Plant of the Month Jan 2019: Loblloly Pine

Submitted by Gary Chafin, Northern Neck Chapter, Virginia Native Plant Society
Photo:  Mature loblolly pine. Photo by Betsy Washington

Loblolly Pine (Pinus taeda) is the second-most common tree in the entire United States (the most common is the Red Maple). This fast-growing evergreen can be up to 100 feet in height, with a trunk up to four feet in diameter, but most trees are smaller. The bark on its columnar trunks is brown with a reddish tinge. The stiff green needles are five to ten inches long and arranged in in bundles of three. Its pine cones are 3 to 5 inches long with stout spiny scales.  

The trees, which are found in moist, acidic soils, have deep taproots to help withstand strong winds.  Although extremely cold resistant, the trees topple under heavy snow, which is one of the reasons that Loblolly Pine is not common in the northern U.S.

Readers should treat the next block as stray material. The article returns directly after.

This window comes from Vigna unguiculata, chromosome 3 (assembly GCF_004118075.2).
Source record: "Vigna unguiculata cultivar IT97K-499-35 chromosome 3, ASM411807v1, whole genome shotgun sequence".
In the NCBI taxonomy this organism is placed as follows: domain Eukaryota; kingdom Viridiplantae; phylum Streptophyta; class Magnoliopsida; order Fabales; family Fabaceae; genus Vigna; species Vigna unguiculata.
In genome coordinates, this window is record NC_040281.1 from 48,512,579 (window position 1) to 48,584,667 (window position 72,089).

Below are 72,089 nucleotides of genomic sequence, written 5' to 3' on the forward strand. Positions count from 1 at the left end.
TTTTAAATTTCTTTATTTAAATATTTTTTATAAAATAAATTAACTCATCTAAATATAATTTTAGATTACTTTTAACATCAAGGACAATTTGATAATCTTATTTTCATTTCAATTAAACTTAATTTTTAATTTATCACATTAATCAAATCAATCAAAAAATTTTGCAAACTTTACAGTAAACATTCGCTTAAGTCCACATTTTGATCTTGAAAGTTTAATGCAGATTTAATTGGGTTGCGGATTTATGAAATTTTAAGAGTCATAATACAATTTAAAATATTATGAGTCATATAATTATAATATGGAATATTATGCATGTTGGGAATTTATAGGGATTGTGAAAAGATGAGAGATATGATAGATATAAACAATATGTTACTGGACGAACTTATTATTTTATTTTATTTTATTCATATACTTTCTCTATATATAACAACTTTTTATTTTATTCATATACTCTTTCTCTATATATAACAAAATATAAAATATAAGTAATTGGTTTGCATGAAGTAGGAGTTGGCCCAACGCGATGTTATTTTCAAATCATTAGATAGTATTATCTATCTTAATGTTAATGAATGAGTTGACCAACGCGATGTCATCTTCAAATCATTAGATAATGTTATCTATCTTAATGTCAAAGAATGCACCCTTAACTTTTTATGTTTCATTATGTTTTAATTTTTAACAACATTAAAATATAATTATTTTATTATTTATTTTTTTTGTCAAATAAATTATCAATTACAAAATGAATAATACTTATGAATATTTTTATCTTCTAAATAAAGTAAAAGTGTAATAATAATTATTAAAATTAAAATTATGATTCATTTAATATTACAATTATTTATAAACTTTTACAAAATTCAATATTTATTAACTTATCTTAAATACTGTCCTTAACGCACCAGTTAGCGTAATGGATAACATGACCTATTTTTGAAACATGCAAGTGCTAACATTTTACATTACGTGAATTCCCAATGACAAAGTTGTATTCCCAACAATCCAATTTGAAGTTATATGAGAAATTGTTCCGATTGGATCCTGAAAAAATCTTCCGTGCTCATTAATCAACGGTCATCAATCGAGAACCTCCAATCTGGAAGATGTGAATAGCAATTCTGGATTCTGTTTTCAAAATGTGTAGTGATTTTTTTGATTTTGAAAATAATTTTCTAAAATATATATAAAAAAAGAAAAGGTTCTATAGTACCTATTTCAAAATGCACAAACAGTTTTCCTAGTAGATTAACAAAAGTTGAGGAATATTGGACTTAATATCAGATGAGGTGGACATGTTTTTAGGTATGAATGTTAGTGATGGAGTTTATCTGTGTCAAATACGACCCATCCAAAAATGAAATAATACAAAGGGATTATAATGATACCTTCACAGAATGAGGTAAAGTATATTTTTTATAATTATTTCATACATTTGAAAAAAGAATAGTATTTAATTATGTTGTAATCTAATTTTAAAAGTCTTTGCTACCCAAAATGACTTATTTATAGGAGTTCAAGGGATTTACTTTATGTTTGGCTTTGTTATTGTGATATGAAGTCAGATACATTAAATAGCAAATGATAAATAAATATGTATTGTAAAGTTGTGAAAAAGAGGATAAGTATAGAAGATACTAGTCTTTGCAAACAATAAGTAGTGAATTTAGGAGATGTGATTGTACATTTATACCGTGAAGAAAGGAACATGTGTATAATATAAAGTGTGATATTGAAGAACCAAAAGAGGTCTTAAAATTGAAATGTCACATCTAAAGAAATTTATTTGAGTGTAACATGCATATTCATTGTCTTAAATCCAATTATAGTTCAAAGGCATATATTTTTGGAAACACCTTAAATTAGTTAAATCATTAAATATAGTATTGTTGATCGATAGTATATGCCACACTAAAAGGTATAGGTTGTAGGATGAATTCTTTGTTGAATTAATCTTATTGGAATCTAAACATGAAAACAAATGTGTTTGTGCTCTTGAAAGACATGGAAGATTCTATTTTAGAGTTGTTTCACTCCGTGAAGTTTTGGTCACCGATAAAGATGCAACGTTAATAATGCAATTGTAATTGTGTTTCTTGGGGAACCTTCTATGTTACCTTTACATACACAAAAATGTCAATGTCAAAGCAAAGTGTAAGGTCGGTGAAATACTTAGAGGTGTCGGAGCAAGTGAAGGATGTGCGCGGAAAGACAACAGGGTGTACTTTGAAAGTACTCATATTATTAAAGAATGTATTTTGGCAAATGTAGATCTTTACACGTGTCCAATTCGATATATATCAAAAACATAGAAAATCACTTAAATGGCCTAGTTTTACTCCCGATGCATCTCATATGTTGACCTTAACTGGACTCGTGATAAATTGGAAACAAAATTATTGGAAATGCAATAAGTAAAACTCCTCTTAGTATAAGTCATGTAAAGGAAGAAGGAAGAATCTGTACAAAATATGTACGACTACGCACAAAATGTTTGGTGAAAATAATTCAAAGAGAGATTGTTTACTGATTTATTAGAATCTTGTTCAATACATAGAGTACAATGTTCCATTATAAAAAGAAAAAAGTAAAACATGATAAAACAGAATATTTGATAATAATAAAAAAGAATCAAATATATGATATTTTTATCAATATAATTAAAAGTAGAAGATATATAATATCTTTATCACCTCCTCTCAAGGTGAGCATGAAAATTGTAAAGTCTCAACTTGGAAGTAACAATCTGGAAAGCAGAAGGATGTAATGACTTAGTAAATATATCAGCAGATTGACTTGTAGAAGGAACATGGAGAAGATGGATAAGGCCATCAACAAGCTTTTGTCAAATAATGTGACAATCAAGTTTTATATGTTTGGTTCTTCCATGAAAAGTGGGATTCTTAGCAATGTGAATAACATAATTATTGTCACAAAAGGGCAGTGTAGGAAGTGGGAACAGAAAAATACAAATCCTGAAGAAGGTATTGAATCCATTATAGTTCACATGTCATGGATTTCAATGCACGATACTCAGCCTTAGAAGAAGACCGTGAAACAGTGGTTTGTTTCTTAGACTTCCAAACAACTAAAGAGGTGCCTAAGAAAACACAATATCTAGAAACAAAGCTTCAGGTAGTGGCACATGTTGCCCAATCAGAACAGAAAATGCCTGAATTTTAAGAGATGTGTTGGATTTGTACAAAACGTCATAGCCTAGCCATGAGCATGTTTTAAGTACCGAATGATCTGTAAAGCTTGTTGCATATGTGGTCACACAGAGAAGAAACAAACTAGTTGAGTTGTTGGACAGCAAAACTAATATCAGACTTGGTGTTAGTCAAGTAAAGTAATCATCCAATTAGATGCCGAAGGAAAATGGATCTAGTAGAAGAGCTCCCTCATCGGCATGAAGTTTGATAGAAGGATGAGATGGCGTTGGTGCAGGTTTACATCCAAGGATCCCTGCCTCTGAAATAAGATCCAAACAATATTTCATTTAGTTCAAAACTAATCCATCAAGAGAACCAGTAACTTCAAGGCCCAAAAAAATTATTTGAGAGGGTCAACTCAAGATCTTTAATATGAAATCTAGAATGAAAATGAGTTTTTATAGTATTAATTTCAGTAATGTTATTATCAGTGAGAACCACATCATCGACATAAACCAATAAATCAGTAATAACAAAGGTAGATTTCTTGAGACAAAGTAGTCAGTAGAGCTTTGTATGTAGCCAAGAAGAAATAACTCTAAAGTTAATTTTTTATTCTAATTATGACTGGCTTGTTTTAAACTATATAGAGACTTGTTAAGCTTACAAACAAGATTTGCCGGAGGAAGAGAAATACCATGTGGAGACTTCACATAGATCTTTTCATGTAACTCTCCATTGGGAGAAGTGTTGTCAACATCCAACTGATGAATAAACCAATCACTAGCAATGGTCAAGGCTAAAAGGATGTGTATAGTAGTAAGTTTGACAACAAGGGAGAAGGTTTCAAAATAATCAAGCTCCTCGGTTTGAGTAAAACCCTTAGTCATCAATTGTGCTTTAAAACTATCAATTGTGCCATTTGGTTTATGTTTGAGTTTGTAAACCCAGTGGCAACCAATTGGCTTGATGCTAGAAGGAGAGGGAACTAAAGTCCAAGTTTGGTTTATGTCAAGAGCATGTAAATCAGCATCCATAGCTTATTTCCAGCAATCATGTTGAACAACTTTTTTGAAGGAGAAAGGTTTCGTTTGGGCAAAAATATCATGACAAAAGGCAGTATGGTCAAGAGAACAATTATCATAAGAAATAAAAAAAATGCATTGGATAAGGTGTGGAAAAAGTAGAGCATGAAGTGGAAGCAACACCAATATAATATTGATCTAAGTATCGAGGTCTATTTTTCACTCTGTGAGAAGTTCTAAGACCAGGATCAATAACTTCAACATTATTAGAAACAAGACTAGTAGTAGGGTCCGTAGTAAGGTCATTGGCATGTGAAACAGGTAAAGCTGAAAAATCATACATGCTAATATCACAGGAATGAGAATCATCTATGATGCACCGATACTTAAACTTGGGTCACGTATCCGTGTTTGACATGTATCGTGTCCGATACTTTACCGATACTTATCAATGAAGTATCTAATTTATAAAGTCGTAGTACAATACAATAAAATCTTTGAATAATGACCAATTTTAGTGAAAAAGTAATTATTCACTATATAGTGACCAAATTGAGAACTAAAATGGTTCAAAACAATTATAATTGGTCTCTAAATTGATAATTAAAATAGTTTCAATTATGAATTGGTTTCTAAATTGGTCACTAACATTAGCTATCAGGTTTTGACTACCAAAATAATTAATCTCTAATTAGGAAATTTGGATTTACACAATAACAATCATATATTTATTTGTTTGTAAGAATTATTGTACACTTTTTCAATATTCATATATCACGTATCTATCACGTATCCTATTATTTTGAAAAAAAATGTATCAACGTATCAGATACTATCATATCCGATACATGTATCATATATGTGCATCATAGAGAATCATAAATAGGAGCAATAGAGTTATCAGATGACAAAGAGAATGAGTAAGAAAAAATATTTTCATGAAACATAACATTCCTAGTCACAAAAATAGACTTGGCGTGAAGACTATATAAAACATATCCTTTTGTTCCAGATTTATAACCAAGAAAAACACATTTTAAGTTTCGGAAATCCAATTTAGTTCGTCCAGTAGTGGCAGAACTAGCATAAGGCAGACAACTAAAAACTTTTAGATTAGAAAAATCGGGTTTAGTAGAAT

The fallen needles provide bedding for mammals and the seeds provide food for more than 20 species of songbirds.  Loblolly Pine is usually viewed as a commercially important timber resource in Virginia, but it also can be a useful addition to the home landscape. 

See Go Native—Grow Native  to learn more about native plants that grow well in the Northern Neck

After five years of writing the Native Plant of the Month, Gary Chafin will be passing the torch to Betsy Washington.  Betsy’s photographs have often illuminated Gary’s text over the last couple of years, and we’re even using one of them in his final entry this month. Please welcome Betsy to this new role in our society.
Judith Lang